As Coal Power Plant Goes Down, Tesla Battery Responds In Milliseconds To Prevent Crash

DEC 23 2017 BY MARK KANE 34

The world’s largest energy storage of 100 MW/129 MWh in South Australia, called the Hornsdale Power Reserve, is guarding frequency of the electric grid, even when something happens 1,000 kilometers away.

Tesla Powerpack installation

RenewEconomy describes a recent situation when one of the biggest coal units in Australia, Loy Yang power plant, tripped without warning. The 560 MW plant began losing power quickly and when frequency decreased to 49.80 Hz (from nominal 50.00 Hz) Tesla powerpacks began to pump more power – 7.3 MW was added in milliseconds.

The power injection was too small to replace the missing coal unit, but quick response helps to arrest frequency drop as other blocks or generators need seconds to increase power or fire-up.

“As for timing, Loy Yang A started to lose it at 1.58:59 (NEM time). Its biggest drop, from 364MW to 176MW, was at 1.59:19, which is where frequency hit 49.8Hz, and which is where Tesla came in a matter of milliseconds (but recorded in the 1.59:23 time frame).

Gladstone 1, a contingency FCAS supplier, hopped in at 1.59:27. Loy Yang was down to 44MW by then and completely gone in the next 4 second period.”

A few days later, the other unit of the same power plant Loy Yang tripped and the Tesla ESS sent 16 MW to maintain frequency.

“Latest update: Oops, it happened again! The Loy Yang A number 1 unit, which had been out for maintenance and repairs since tripping in early November, returned to service on Friday morning, and then tripped two and a half hours later.

Again, the Tesla big battery repeated its dose of last week, hopping in with a milli-second respond to help arrest the fall in frequency caused by the sudden loss of 353MW of capacity.

This time, the battery injected 16MW for frequency control before returning to take advantage of the price spike caused by the sudden loss of capacity (prices jumped 50 per cent to $119/MWh).

Again, as we wrote on Thursday, it’s time for the regulators to catch up and actually create a market for Tesla big battery and others like it. That’s the fifth trip of a major coal unit in the past week!”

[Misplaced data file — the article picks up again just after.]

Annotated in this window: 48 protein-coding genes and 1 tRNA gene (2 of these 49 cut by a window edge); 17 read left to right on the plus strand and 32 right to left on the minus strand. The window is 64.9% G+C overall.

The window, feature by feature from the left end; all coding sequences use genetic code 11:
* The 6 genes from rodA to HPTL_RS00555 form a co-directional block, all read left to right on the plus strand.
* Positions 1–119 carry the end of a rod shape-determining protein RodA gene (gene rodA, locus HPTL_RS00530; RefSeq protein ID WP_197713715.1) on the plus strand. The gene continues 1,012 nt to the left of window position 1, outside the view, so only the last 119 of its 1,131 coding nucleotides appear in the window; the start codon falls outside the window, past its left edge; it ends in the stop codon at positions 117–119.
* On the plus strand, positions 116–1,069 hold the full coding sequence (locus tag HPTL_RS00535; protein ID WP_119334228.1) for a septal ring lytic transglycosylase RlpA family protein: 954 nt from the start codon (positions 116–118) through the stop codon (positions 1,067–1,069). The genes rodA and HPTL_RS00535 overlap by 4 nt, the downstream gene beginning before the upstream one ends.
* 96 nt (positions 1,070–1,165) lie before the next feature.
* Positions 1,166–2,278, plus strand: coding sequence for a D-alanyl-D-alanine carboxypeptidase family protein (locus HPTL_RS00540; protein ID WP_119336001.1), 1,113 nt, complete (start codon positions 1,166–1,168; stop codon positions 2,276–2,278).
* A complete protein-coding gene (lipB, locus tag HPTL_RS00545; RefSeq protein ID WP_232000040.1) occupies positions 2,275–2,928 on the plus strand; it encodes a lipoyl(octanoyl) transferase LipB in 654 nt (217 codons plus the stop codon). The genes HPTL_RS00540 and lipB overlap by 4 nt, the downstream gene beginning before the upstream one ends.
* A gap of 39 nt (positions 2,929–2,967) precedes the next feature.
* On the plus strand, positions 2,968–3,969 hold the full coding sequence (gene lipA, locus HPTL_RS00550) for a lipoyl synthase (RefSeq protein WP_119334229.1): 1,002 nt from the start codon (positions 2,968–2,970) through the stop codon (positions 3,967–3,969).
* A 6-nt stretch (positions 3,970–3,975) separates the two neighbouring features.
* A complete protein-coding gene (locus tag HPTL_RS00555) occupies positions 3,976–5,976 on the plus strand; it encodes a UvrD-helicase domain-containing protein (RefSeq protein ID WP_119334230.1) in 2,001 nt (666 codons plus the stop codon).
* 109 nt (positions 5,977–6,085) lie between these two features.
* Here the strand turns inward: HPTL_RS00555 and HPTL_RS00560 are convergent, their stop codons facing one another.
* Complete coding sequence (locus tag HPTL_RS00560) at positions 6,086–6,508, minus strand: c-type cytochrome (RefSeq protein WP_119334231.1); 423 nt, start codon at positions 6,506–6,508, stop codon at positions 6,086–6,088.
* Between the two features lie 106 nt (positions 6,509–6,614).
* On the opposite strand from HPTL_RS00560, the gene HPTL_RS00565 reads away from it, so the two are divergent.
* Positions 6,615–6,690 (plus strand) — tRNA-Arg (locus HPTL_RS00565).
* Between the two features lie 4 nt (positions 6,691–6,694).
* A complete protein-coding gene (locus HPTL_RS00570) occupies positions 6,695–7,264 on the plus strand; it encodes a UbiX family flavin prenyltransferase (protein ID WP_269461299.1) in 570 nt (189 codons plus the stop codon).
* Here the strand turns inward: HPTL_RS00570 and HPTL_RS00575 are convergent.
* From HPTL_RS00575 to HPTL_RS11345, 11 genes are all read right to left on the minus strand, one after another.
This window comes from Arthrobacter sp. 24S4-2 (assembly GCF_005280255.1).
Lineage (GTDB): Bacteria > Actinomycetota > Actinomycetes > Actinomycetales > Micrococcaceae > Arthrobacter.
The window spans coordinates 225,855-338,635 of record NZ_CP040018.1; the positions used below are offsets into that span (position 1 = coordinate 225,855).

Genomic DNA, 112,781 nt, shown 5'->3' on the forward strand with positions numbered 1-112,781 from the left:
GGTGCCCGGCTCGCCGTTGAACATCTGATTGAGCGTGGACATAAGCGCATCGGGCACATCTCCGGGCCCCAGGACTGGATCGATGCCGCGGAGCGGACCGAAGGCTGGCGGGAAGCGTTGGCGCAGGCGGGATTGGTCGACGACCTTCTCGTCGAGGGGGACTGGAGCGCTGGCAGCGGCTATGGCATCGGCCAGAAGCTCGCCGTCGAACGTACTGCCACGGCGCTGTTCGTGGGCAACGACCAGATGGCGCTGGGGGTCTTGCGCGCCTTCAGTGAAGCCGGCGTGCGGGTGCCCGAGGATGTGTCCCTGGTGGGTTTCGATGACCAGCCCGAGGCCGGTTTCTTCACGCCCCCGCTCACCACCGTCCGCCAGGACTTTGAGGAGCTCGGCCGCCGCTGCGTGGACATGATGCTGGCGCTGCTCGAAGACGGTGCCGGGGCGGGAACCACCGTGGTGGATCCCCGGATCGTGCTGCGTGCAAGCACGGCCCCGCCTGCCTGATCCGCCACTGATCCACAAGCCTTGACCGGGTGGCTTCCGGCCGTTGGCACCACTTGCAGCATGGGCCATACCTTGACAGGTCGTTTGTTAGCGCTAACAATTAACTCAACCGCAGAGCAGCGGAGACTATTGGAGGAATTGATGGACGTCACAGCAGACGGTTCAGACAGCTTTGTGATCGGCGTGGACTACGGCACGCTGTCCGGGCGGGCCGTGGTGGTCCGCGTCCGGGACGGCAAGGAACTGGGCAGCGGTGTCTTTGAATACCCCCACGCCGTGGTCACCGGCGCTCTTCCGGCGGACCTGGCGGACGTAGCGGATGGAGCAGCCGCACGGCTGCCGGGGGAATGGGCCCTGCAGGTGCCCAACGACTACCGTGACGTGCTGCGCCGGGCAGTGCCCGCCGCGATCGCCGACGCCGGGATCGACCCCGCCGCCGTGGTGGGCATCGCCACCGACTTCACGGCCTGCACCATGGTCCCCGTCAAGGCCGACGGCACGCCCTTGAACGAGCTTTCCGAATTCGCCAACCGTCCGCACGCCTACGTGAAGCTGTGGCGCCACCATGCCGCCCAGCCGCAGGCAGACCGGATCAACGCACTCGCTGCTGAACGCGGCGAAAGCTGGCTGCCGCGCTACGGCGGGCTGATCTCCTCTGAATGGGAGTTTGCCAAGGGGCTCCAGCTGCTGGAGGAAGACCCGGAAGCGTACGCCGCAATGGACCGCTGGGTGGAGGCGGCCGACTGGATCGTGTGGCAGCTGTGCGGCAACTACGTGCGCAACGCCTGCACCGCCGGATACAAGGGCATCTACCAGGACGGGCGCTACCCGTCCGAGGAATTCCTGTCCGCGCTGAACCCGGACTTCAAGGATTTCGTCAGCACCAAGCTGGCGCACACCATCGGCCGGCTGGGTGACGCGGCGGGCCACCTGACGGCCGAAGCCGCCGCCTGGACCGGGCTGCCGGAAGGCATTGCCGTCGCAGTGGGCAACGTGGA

How cool is that!

Source: RenewEconomy

Categories: ESS, Tesla

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34 Comments on "As Coal Power Plant Goes Down, Tesla Battery Responds In Milliseconds To Prevent Crash"

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Fantastic. If this type of storage system combined with either wind or solar or hydro facility is setup near the oil fired power plants, they can gradually reduce the oil consumption in a very economic way.

FYI: Oil fired power generation is more expensive than all other energy sources.

More Tesla ads.

More like more troll comments from you.

Nobody says you have to read InsideEvs, you can always go back to sucking on your “clean diesel”.

This story is a bit lackluster. This battery is too small to actually make a dent in the grid. It can only keep the waveforms at 50 Hz. The loss of 2 Hz over one second would truly have been catastrophic.

I wonder why it couldn’t inject more power? Couldn’t it is spec’d at 100MW but only put out 7.3MW on the first trip?

Because it wasn’t necessary. And by the way, frequency stabilization is needed for electric clocks only for the relatively long term. If the frequency goes from 49.8 to 50.2 it is simply not going to matter as long as the count is exactly 3000/minute.

As far as I know a frequency drop would be bad for some industrial systems (motors?) and could damage them.

Because that is all it needed to add to maintian the grid as other generators came on line.

Nobody says you have to read his comments. This is the weakest argument of all to defend some writing.

How do you do that without a blocking function?

Trolls need to be blocked to keep the quality of the comments high.

There is a market for this, at least in California. Regulation up and down is traded at the California energy market managed by CAISO. Anyone with grid connected resources that can spin up or down in seconds can can submit bids for regulation up and down.

So, the battery was successful in preventing clocks from losing a tiny bit of time? Do any clocks still use the grid to keep time? I would expect quartz and GPS to rule.